Open weekends, free entry - check opening times here

Who lived at Bishops' House?

Bishops’ House only acquired its present name in victorian times and before then had been known by various names  (see the names of Bishops’ House).  ‘Bishops’ House’ stuck when victorian historians, who did not know the precise age of the building, connected the Blythe family who had been occupants of the building for two hundred or so years with two bishops.  Geoffrey Blythe (died c.1530) was Bishop of Coventry and Lichfield and John (died 1499) was Bishop of Salisbury.  They were indeed prominent members of this family, but tree ring dating of the building has established beyond doubt that both were long gone when the building we see today was built.

Bishops’ House passed out of ownership by the Blythe family in 1757, and since then a variety of families have occupied the building.  In 1890 ownership passed to Sheffield Corporation at around the time the estate Bishops’ House was in became a park. Most, but not all, of the occupants since then have been the families of park keepers.   Bishops’ House only stopped being a home in 1974, when the last occupants were asked to leave and restoration began to create the museum we find today.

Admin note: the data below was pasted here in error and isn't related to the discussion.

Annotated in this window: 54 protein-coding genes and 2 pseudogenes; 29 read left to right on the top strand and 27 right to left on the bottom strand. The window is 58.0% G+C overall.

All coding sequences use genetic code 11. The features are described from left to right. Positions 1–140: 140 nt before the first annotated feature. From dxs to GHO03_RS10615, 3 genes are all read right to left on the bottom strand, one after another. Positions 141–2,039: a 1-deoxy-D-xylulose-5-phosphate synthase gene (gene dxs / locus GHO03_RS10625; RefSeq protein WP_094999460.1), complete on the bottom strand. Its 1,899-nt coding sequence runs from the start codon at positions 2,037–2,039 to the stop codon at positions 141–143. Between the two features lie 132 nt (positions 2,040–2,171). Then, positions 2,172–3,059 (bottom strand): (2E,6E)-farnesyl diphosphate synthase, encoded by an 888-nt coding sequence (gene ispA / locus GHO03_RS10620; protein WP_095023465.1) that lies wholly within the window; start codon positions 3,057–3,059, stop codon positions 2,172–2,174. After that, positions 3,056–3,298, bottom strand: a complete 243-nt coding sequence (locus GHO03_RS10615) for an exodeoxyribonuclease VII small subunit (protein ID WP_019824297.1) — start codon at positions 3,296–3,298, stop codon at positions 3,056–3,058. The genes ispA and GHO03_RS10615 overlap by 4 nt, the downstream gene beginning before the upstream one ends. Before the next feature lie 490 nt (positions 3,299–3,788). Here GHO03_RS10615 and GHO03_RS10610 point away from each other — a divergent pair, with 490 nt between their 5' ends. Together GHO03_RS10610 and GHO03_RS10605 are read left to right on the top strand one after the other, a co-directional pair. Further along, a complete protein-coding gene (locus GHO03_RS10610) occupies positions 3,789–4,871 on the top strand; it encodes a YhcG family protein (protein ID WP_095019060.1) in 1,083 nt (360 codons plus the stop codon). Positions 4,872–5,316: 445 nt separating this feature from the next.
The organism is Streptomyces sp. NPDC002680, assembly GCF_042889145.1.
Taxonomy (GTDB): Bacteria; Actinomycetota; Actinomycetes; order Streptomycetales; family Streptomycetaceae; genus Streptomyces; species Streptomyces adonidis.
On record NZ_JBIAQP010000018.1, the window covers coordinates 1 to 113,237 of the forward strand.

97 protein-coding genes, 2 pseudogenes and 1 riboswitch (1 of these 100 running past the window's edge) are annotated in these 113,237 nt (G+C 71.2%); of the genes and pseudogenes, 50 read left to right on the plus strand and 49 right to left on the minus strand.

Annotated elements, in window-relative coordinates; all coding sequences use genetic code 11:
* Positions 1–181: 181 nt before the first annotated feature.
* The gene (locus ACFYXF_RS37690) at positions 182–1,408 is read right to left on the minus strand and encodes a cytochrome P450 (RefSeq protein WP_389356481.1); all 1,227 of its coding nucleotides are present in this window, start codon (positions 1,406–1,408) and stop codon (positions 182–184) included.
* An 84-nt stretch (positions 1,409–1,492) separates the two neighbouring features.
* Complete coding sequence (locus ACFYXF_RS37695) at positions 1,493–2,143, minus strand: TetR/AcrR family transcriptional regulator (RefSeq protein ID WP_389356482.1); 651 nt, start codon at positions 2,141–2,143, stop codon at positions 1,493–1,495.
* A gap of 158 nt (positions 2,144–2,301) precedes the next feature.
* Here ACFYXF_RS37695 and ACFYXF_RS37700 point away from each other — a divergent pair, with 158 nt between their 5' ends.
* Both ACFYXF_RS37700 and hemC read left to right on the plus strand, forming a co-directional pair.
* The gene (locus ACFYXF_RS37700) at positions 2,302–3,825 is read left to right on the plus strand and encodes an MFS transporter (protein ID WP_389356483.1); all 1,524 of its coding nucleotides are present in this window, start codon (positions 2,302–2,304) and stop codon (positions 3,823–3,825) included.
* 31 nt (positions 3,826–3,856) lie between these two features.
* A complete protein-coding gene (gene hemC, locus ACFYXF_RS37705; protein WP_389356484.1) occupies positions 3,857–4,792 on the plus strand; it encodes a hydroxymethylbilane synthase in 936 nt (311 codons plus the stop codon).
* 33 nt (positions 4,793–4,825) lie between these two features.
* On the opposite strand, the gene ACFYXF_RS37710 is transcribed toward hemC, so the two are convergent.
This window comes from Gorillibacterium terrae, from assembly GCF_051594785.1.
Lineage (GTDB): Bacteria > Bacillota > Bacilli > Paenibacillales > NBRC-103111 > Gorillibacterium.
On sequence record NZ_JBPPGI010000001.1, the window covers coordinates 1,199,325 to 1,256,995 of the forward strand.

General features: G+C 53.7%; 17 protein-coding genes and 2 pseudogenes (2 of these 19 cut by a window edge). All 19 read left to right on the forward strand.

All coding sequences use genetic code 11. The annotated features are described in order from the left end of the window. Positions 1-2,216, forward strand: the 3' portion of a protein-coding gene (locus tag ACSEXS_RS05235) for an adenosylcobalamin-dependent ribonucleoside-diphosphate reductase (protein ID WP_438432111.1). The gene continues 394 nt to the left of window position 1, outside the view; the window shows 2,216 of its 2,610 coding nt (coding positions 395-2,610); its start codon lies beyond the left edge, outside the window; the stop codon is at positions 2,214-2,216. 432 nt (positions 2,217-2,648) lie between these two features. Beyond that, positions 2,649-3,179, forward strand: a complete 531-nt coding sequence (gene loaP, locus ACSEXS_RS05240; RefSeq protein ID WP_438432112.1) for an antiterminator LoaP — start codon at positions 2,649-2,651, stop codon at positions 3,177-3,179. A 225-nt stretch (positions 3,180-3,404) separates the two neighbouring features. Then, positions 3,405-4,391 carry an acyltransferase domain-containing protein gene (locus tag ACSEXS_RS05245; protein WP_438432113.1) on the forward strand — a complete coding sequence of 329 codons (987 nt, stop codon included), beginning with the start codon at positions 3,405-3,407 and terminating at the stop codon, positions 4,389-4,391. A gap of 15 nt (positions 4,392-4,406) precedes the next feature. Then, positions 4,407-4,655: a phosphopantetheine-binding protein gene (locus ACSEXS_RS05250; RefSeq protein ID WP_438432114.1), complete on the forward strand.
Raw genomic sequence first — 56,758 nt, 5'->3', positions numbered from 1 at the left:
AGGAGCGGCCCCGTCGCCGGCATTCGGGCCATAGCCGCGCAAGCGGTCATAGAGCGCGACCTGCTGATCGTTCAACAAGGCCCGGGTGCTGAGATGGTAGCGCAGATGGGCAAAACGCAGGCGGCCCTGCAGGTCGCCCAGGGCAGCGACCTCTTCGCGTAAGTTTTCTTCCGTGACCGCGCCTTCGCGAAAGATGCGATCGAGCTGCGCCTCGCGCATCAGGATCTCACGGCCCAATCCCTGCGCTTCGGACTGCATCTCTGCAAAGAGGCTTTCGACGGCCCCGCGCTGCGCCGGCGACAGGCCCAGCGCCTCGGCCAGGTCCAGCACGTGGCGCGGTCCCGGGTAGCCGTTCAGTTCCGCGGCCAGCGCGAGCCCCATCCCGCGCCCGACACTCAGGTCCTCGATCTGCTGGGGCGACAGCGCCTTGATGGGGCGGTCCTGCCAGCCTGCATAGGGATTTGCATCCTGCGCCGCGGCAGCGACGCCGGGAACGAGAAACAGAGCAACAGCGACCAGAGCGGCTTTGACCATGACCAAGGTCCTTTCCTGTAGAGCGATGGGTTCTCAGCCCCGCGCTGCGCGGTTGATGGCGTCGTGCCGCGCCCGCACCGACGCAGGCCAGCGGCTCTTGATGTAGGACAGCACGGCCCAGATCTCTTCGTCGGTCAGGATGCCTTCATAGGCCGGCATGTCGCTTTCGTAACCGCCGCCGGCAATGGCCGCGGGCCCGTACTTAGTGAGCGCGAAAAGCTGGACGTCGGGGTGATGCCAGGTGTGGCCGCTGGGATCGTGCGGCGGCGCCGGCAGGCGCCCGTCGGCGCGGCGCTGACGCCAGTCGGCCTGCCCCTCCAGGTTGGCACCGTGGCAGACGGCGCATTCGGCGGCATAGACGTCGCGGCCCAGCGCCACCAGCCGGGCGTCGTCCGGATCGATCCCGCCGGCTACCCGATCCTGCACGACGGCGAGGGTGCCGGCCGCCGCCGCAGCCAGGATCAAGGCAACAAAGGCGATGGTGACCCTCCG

You can find out much more about the many people who have lived at Bishops’ House in the sections below.

The Blythes

Members of the Blythe family occupied Bishops' House from 1554 until 1753

The park keepers and gardeners

Sheffield Council (then Corporation) took over the building in 1890

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